The State Of Venture Investments In India: Insights From Lightspeed


Over 150 investors, including Singapore’s sovereign fund Temasek and Malaysia’s Khazanah, gathered at Mumbai’s five-star Trident Oberoi hotel on a recent Friday for venture firm Lightspeed India Partners’ “Lift Off” summit. The two-day event aims to spark partnerships by enabling “in a short window, many views, ideas and investments to be shared between nC2 connections (every permutation and combination),” described Karthik Reddy, co-founder of Blume Ventures.

Key Takeaway

India’s startup funding is rebounding, but challenges persist, including concerns about over-raised VC funds and the need for patient capital for late-stage startups.

India’s Rebound in Startup Funding

The upbeat atmosphere this year reflected India’s rebound in startup funding over the past three to four months. But the lavish setting couldn’t mask pressing questions still facing the industry. Byju’s, once India’s most valuable startup at $22 billion valuation, is seeking new capital through a rights issue that would slash its valuation by a whopping 99%. Paytm, once the poster child of India’s startup dreams that went public at a $20 billion valuation in 2021, has seen its market cap shrivel below $3 billion amid the tech market carnage and regulatory upset.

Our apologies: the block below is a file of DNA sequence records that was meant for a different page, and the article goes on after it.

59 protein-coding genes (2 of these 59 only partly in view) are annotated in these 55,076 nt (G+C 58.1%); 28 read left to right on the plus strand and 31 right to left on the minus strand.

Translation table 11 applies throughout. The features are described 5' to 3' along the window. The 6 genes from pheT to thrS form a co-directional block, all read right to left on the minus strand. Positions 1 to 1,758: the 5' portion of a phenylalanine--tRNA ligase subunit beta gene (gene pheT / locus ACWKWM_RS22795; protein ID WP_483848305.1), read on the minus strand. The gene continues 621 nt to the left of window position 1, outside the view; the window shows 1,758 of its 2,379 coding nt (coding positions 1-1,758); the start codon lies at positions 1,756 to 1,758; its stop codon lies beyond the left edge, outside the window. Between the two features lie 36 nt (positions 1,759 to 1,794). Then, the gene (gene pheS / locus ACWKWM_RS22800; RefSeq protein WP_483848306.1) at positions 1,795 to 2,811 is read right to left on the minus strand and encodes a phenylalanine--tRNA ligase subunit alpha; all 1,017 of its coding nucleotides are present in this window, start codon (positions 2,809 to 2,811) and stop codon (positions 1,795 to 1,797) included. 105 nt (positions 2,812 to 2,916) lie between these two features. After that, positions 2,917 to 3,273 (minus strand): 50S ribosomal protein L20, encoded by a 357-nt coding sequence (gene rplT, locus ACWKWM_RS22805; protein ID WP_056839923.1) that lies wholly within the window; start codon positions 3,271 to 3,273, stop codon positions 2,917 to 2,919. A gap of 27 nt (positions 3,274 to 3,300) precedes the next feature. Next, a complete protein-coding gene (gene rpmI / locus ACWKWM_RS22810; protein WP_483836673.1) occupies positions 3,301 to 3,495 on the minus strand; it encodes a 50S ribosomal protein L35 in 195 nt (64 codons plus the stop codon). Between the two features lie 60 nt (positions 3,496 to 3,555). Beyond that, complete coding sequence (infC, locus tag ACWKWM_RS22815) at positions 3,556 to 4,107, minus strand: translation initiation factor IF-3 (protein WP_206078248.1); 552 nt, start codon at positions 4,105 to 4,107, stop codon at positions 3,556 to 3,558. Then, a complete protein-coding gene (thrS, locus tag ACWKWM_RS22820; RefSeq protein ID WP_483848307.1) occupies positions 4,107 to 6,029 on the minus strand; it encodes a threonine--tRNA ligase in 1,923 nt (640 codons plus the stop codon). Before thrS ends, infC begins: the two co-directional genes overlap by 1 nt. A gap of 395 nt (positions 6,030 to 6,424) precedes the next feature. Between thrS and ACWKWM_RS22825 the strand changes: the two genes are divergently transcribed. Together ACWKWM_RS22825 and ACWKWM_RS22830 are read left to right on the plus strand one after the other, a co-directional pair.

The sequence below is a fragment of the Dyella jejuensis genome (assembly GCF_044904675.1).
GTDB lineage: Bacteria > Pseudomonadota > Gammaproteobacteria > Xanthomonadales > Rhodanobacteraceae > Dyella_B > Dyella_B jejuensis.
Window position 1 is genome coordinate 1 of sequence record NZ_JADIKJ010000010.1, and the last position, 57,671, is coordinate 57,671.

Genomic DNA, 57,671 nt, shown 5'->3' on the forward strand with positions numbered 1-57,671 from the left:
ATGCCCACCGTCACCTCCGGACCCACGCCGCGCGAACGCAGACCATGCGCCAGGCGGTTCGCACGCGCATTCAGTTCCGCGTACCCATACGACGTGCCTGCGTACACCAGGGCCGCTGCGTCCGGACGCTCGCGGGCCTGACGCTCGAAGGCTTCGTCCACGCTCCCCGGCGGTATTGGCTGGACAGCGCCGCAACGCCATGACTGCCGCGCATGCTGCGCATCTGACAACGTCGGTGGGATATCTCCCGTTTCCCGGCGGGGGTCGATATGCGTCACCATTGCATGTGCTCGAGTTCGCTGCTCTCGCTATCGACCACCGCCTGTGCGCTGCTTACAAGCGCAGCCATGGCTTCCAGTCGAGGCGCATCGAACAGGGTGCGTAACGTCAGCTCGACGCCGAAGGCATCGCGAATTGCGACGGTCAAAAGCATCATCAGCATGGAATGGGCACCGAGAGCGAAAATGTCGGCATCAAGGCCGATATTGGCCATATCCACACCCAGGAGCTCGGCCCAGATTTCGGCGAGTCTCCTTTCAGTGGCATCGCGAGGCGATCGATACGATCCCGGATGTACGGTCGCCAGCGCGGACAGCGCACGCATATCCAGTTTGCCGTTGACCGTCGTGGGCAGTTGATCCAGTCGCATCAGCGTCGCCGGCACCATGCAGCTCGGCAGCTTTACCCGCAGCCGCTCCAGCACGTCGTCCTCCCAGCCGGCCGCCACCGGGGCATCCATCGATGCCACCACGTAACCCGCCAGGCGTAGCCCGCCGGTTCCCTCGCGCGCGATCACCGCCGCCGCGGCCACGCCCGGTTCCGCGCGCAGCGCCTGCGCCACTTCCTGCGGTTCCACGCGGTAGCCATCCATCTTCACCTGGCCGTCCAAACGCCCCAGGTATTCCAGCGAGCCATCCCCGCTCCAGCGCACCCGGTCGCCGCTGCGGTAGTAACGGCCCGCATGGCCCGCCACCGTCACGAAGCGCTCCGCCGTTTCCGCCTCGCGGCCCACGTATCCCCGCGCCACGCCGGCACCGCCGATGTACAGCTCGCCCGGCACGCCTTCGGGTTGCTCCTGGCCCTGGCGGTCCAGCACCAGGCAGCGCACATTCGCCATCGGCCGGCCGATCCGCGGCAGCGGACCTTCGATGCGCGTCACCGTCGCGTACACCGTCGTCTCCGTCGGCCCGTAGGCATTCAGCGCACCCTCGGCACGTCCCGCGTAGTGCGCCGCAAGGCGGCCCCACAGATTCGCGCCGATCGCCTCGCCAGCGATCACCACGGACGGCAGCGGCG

On VC Fund Size

“Sitting here in early 2024, with the benefit of observing 2023 investment activity levels as well as the pace of start-up creation, I think the answer is yes,” responded Lightspeed partner Bejul Somaia when asked whether Indian VC firms have over-raised, amassing more funds than they can responsibly deploy.

India in the Global AI Race

With AI progress surging in Western hubs, India is lagging in foundational research as very few of its startups attempt to build large language models. Lightspeed sees parallels to the firm’s early investment in Indian Energy Exchange – building a power trading platform whose analog didn’t exist in Western markets.

The Patient Capital

A concern held by many investors in India is that several late-stage startups continue pushing for up-rounds, exhausting their runways before accepting post-downturn realities. India has also attracted growing sovereign fund interest over the past three years at a scale it never before, he said, adding he was optimistic that they will invest in many late-stage startups.

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